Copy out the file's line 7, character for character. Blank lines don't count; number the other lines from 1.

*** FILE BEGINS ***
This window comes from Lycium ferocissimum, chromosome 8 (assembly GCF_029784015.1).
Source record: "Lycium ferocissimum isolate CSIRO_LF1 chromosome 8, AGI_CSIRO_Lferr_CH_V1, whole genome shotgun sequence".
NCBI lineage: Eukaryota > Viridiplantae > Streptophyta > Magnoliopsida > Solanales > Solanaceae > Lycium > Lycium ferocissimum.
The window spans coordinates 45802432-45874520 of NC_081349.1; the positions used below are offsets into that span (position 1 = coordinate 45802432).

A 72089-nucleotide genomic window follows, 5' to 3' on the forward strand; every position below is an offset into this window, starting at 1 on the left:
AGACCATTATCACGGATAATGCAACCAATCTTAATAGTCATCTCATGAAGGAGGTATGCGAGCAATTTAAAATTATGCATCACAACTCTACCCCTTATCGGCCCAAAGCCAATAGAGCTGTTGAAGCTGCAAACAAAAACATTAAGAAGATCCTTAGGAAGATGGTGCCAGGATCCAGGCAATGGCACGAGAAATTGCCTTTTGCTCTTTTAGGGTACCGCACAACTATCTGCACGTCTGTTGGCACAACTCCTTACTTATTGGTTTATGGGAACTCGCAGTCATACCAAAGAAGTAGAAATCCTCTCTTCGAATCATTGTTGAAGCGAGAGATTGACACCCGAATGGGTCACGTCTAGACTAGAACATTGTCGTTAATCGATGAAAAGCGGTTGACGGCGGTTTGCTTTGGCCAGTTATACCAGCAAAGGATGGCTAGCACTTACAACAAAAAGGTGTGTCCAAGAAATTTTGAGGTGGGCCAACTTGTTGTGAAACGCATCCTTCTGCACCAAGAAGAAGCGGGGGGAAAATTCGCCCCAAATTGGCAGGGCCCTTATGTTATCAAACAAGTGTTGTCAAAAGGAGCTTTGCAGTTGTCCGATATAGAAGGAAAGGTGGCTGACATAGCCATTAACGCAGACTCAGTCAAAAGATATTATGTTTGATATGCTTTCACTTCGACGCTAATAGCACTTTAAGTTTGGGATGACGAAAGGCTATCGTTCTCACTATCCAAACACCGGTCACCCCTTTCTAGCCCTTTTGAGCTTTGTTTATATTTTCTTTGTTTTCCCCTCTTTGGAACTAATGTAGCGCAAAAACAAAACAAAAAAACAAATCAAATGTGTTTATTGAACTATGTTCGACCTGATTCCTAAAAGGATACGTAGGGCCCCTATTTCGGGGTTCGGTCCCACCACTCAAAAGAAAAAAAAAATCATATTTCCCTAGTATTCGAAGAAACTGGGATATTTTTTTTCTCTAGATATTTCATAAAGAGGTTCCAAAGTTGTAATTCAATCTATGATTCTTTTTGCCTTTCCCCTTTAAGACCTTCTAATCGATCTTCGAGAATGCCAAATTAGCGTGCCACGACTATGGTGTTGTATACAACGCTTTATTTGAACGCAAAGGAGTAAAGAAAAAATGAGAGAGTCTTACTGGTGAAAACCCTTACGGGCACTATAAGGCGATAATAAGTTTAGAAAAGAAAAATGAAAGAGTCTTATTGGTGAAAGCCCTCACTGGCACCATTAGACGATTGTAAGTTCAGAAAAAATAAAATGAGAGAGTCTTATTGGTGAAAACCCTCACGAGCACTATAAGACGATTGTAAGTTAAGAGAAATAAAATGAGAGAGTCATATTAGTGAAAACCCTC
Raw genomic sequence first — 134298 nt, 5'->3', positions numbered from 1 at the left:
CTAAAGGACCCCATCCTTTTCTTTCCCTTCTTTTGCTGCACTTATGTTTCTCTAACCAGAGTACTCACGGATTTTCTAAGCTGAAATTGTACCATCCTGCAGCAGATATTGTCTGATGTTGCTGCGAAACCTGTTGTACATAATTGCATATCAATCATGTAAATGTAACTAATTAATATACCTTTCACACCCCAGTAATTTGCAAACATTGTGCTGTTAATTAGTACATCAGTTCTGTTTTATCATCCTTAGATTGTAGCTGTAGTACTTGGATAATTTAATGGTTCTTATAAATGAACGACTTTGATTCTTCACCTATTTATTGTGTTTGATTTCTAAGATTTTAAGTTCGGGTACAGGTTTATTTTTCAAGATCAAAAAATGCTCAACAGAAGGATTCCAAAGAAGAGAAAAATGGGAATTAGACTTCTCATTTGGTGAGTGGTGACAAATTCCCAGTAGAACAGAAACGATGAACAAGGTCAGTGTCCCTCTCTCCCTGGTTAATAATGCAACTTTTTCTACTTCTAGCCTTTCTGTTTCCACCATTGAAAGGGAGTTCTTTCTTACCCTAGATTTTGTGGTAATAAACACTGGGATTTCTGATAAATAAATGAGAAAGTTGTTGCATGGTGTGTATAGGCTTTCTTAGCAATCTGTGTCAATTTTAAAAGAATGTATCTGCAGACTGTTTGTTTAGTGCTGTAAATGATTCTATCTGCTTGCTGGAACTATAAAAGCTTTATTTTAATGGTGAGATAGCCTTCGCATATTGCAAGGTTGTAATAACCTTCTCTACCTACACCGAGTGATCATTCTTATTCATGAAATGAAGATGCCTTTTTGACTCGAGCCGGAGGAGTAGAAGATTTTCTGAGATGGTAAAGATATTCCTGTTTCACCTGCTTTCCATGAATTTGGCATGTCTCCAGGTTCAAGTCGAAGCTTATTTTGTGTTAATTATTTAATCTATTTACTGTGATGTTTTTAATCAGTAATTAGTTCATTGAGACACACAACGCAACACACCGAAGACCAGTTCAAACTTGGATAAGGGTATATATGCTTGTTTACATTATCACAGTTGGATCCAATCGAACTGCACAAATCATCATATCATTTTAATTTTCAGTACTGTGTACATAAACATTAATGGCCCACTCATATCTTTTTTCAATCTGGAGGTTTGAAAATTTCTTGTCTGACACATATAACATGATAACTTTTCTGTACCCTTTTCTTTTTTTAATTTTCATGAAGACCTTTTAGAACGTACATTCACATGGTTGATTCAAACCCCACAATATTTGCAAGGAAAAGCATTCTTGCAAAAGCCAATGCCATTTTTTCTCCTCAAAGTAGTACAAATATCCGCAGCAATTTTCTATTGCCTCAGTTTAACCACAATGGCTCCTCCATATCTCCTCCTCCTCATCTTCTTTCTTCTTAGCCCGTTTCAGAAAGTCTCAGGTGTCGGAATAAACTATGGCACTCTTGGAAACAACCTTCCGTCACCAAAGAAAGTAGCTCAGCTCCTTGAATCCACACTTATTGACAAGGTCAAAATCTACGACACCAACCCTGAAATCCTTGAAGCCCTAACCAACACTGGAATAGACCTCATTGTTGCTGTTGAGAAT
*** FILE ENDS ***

Raw genomic sequence first — 134298 nt, 5'->3', positions numbered from 1 at the left: